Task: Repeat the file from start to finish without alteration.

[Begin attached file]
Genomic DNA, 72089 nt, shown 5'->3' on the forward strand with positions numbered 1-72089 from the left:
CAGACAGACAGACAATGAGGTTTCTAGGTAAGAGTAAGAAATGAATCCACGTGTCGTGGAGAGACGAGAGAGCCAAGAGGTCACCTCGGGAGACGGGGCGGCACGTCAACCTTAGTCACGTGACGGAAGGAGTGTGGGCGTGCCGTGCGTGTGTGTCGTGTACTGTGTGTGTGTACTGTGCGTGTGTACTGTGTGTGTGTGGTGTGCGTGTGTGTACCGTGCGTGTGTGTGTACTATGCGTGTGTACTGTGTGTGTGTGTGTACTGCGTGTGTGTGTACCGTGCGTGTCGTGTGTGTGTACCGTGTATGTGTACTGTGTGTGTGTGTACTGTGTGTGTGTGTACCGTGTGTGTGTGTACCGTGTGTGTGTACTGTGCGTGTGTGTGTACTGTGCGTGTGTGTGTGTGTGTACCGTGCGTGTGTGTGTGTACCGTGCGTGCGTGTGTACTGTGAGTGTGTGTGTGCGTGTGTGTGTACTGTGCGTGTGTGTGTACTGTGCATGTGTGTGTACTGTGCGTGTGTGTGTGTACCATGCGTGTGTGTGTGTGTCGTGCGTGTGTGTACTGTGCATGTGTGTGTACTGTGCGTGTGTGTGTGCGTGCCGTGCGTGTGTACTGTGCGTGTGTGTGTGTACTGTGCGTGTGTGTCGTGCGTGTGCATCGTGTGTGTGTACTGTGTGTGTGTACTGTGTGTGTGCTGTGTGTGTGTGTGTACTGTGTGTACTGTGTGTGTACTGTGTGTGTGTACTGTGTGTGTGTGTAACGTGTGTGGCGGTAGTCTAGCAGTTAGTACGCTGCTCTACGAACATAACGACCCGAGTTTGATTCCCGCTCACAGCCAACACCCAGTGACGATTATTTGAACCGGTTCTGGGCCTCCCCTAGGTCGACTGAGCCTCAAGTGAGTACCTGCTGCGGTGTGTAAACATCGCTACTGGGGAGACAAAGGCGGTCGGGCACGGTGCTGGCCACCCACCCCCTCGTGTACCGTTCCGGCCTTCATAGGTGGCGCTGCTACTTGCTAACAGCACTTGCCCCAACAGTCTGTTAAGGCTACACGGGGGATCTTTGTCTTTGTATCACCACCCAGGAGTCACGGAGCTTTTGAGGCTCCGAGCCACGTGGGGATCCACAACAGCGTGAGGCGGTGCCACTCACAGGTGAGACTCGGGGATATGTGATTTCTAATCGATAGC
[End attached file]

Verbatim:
Genomic DNA, 72089 nt, shown 5'->3' on the forward strand with positions numbered 1-72089 from the left:
CAGACAGACAGACAATGAGGTTTCTAGGTAAGAGTAAGAAATGAATCCACGTGTCGTGGAGAGACGAGAGAGCCAAGAGGTCACCTCGGGAGACGGGGCGGCACGTCAACCTTAGTCACGTGACGGAAGGAGTGTGGGCGTGCCGTGCGTGTGTGTCGTGTACTGTGTGTGTGTACTGTGCGTGTGTACTGTGTGTGTGTGGTGTGCGTGTGTGTACCGTGCGTGTGTGTGTACTATGCGTGTGTACTGTGTGTGTGTGTGTACTGCGTGTGTGTGTACCGTGCGTGTCGTGTGTGTGTACCGTGTATGTGTACTGTGTGTGTGTGTACTGTGTGTGTGTGTACCGTGTGTGTGTGTACCGTGTGTGTGTACTGTGCGTGTGTGTGTACTGTGCGTGTGTGTGTGTGTGTACCGTGCGTGTGTGTGTGTACCGTGCGTGCGTGTGTACTGTGAGTGTGTGTGTGCGTGTGTGTGTACTGTGCGTGTGTGTGTACTGTGCATGTGTGTGTACTGTGCGTGTGTGTGTGTACCATGCGTGTGTGTGTGTGTCGTGCGTGTGTGTACTGTGCATGTGTGTGTACTGTGCGTGTGTGTGTGCGTGCCGTGCGTGTGTACTGTGCGTGTGTGTGTGTACTGTGCGTGTGTGTCGTGCGTGTGCATCGTGTGTGTGTACTGTGTGTGTGTACTGTGTGTGTGCTGTGTGTGTGTGTGTACTGTGTGTACTGTGTGTGTACTGTGTGTGTGTACTGTGTGTGTGTGTAACGTGTGTGGCGGTAGTCTAGCAGTTAGTACGCTGCTCTACGAACATAACGACCCGAGTTTGATTCCCGCTCACAGCCAACACCCAGTGACGATTATTTGAACCGGTTCTGGGCCTCCCCTAGGTCGACTGAGCCTCAAGTGAGTACCTGCTGCGGTGTGTAAACATCGCTACTGGGGAGACAAAGGCGGTCGGGCACGGTGCTGGCCACCCACCCCCTCGTGTACCGTTCCGGCCTTCATAGGTGGCGCTGCTACTTGCTAACAGCACTTGCCCCAACAGTCTGTTAAGGCTACACGGGGGATCTTTGTCTTTGTATCACCACCCAGGAGTCACGGAGCTTTTGAGGCTCCGAGCCACGTGGGGATCCACAACAGCGTGAGGCGGTGCCACTCACAGGTGAGACTCGGGGATATGTGATTTCTAATCGATAGC